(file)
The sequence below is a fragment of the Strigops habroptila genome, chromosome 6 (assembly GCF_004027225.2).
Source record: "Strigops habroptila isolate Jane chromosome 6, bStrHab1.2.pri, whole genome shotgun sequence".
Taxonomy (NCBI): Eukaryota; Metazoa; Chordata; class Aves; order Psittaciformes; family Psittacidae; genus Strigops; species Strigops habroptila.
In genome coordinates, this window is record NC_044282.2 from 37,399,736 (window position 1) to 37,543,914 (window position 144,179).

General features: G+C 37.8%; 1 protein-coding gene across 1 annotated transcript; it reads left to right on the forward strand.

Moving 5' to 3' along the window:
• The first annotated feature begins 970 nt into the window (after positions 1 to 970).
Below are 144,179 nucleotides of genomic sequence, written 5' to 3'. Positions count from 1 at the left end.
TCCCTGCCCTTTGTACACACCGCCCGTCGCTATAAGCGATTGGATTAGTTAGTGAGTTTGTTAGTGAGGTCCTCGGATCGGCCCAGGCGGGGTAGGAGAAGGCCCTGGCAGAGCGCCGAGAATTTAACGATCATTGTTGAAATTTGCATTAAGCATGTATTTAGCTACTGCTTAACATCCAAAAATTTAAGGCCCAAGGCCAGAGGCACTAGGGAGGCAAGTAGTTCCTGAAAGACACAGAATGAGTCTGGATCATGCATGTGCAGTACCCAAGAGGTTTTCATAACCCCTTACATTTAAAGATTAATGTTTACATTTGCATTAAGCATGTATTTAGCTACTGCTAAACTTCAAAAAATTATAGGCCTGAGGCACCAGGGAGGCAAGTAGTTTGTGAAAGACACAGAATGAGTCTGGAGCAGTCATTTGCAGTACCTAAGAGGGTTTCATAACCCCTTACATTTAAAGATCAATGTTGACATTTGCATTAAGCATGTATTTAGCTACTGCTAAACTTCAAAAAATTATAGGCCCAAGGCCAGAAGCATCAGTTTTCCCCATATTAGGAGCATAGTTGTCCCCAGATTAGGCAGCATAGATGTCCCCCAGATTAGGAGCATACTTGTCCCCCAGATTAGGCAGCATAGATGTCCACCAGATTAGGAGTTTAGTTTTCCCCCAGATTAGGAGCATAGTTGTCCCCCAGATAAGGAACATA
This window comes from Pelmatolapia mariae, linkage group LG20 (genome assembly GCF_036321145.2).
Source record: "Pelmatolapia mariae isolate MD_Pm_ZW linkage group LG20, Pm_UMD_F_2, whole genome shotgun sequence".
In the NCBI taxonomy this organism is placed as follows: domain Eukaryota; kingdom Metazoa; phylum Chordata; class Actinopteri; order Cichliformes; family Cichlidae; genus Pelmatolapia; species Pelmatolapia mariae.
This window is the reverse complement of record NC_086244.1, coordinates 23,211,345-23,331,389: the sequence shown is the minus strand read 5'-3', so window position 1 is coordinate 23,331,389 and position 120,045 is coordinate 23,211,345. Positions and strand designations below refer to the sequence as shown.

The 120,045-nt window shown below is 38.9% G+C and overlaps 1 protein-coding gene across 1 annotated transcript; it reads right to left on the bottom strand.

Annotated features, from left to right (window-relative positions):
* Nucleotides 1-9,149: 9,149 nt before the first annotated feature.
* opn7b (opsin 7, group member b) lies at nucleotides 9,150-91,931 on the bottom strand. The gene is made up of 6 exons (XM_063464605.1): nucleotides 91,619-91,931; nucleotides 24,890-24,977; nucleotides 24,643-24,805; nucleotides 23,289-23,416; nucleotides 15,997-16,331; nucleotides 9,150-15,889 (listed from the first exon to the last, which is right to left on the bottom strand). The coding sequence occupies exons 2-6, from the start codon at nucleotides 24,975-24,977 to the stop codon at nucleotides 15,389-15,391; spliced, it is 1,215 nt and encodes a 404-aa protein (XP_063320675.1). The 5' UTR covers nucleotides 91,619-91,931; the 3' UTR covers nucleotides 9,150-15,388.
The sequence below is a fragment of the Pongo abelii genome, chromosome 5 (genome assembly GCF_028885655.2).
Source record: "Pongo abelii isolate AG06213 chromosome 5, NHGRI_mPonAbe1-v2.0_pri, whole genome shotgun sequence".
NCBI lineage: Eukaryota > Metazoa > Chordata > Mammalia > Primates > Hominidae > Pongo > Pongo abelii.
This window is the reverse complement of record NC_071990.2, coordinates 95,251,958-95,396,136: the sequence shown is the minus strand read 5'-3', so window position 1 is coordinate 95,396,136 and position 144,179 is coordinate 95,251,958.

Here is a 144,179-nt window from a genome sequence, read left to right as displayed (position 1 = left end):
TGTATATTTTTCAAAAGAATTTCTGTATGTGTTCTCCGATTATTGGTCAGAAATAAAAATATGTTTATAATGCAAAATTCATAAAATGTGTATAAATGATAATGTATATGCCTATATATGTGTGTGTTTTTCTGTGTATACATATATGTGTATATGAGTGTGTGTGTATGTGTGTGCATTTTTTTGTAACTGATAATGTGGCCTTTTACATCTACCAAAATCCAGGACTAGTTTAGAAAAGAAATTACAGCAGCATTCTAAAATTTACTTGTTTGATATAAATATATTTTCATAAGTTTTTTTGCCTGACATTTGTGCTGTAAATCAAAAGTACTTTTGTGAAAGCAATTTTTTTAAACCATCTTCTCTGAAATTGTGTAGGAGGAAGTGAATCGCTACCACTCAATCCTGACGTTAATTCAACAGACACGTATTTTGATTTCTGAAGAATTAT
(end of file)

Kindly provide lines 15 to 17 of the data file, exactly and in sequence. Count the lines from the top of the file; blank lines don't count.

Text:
Annotated features, from left to right (window-relative positions):
* Nucleotides 1-9,149: 9,149 nt before the first annotated feature.
* opn7b (opsin 7, group member b) lies at nucleotides 9,150-91,931 on the bottom strand. The gene is made up of 6 exons (XM_063464605.1): nucleotides 91,619-91,931; nucleotides 24,890-24,977; nucleotides 24,643-24,805; nucleotides 23,289-23,416; nucleotides 15,997-16,331; nucleotides 9,150-15,889 (listed from the first exon to the last, which is right to left on the bottom strand). The coding sequence occupies exons 2-6, from the start codon at nucleotides 24,975-24,977 to the stop codon at nucleotides 15,389-15,391; spliced, it is 1,215 nt and encodes a 404-aa protein (XP_063320675.1). The 5' UTR covers nucleotides 91,619-91,931; the 3' UTR covers nucleotides 9,150-15,388.